Fahim's parents, Amin, 36, and Nasim, 38, who run a salt mine in Tanzania, decided to bring their son to Britain when they were told the treatment he needed could not be provided at home. Over the last nine months, they have tried every avenue to raise money.

Mrs Manji, speaking from her son's bedside, said: "Fahim was happy and well and going to school and then suddenly this happens. He has completely changed. From being a talkative boy he has become very quiet and withdrawn."

Mr Manji, who has been denied a work permit to allow him to support his family, said: "It is very discouraging but there is still hope. The doctors have been so kind and they are optimistic. They have made it clear we need to raise the money immediately."

He said even if he had sold everything he owned in Tanzania it would have raised less than pounds 20,000. After the article appeared in The Independent last June, he received more than 100 letters, one containing a cheque for pounds 10,000 and several others with cheques for pounds 500. "It was marvellous. People have been very kind-hearted."

He does not know what will happen if they cannot raise enough for the transplant. "I have a boy who is sick, a hospital that is asking for money and a home to support. I have been in the graveyard for the last nine months. But there is a light at the end of every tunnel - if Fahim gets better. That is what we are hoping."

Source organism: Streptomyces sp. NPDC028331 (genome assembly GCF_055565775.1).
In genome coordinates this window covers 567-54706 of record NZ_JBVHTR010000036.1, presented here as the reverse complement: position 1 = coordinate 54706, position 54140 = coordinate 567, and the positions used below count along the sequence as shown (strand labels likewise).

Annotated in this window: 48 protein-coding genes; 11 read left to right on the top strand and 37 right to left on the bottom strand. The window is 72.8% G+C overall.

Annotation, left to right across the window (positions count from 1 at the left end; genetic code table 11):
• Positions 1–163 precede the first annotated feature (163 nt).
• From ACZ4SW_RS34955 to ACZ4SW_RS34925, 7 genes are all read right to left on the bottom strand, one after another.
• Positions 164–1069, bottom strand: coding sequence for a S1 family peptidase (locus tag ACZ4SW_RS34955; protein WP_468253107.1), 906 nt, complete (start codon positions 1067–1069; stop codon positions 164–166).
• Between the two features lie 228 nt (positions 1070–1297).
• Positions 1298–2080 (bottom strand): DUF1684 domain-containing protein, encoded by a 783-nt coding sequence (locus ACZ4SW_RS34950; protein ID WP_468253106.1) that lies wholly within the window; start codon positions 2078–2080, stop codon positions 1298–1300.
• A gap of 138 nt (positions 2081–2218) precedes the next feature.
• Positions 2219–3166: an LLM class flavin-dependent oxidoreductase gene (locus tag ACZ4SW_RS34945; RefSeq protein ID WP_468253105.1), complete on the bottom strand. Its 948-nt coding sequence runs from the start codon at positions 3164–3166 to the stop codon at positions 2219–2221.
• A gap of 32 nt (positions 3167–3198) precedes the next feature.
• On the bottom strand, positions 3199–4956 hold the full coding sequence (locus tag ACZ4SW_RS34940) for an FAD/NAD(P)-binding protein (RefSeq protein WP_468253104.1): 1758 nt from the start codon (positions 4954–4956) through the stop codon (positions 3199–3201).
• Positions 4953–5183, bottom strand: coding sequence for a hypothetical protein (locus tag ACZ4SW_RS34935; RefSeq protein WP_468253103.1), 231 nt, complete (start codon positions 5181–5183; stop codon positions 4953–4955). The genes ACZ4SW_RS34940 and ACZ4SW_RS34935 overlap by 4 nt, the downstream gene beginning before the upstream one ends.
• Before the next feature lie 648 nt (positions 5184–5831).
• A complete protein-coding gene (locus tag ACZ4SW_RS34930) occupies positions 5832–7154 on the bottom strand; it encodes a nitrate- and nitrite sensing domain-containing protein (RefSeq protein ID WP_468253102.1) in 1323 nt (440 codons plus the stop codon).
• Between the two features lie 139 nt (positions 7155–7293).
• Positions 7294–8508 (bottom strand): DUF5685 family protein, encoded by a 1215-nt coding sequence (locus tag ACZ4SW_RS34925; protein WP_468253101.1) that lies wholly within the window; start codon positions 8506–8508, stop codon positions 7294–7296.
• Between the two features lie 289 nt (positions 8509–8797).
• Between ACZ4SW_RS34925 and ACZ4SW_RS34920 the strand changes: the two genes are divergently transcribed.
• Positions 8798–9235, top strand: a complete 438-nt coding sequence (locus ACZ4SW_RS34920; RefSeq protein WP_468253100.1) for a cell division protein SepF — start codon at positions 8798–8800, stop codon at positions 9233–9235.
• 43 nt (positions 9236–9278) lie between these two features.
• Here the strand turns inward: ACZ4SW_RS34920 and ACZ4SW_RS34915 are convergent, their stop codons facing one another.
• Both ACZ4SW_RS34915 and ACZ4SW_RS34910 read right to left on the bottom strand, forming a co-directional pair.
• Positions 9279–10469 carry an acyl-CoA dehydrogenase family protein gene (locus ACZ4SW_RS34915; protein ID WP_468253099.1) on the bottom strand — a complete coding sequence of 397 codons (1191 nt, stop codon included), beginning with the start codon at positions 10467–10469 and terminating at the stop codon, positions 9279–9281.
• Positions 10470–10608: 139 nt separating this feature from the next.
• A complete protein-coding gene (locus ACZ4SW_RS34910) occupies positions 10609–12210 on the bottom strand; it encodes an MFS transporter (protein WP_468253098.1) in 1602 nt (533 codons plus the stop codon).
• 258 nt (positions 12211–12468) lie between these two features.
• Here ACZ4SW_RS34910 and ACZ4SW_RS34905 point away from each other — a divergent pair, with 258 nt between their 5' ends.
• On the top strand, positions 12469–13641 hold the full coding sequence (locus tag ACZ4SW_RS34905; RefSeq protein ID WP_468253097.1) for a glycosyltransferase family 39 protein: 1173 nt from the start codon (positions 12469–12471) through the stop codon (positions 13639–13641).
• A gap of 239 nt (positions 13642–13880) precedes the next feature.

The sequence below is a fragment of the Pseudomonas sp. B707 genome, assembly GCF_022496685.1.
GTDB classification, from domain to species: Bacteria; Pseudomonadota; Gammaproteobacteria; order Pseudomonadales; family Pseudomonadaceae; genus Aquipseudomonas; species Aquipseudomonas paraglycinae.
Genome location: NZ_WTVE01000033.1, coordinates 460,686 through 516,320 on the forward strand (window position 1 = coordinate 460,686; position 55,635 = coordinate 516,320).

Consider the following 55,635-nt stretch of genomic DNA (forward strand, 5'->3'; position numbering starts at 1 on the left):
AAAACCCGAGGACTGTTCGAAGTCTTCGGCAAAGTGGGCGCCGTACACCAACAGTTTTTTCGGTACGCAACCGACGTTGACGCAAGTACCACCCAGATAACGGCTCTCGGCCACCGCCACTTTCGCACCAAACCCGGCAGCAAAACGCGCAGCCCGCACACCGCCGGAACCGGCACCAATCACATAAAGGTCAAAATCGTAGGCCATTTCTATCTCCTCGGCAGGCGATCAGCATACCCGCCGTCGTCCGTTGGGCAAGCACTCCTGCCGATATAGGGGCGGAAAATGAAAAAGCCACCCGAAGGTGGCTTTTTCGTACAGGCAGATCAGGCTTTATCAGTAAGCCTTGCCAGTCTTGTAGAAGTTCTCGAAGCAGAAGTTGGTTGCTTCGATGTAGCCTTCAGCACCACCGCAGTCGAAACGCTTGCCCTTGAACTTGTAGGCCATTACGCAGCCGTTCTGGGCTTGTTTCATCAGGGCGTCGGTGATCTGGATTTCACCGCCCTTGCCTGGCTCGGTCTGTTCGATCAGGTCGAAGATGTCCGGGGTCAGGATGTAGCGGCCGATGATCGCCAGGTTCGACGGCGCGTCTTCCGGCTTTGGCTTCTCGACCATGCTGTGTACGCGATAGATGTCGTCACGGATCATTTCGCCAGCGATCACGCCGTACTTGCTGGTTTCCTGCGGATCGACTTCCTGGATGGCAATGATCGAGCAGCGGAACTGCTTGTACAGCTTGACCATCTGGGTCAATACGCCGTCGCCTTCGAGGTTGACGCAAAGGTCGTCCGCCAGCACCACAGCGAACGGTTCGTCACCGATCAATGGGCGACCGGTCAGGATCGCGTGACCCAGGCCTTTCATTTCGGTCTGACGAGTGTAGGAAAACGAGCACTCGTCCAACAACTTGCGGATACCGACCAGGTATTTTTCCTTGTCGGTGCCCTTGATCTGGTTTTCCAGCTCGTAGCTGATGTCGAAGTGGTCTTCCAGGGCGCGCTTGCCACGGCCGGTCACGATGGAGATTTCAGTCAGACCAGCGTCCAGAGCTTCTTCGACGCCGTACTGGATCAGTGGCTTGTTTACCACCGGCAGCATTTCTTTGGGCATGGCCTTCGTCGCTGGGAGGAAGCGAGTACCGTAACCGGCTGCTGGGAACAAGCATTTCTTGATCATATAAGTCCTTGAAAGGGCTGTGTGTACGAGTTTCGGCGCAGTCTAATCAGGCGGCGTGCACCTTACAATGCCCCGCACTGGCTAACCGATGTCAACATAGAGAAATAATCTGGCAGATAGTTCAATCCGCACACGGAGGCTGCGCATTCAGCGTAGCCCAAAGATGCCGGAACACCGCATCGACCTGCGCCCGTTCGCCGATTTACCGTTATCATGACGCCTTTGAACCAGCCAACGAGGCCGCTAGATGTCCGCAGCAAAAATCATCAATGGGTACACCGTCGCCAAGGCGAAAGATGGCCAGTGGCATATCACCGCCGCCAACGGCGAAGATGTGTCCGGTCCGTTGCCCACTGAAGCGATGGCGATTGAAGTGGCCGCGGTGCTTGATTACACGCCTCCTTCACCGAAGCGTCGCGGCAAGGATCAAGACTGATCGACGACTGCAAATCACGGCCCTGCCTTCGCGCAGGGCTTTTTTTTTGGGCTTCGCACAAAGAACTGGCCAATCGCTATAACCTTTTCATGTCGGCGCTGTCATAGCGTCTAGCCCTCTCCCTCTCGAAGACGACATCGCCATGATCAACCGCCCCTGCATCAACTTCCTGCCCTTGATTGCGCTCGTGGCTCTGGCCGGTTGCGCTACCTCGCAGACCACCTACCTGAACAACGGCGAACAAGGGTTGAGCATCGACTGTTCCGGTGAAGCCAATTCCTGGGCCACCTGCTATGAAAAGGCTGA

Donations may be sent to the Fahim Manji Appeal, 326 Station Road, Harrow, Middlesex HA1 2DR.

Suggested Topics
peopleFrankie Boyle responds to referendum result in characteristically offensive style
Life and Style
Couples have been having sex less in 2014, according to a new survey
New Articles
i100... with this review
Have you tried new the Independent Digital Edition apps?
ebooksAn unforgettable anthology of contemporary reportage
Holly's review of Peterborough's Pizza Express quickly went viral on social media
footballTim Sherwood: This might be th match to wake up Manchester City
Arts and Entertainment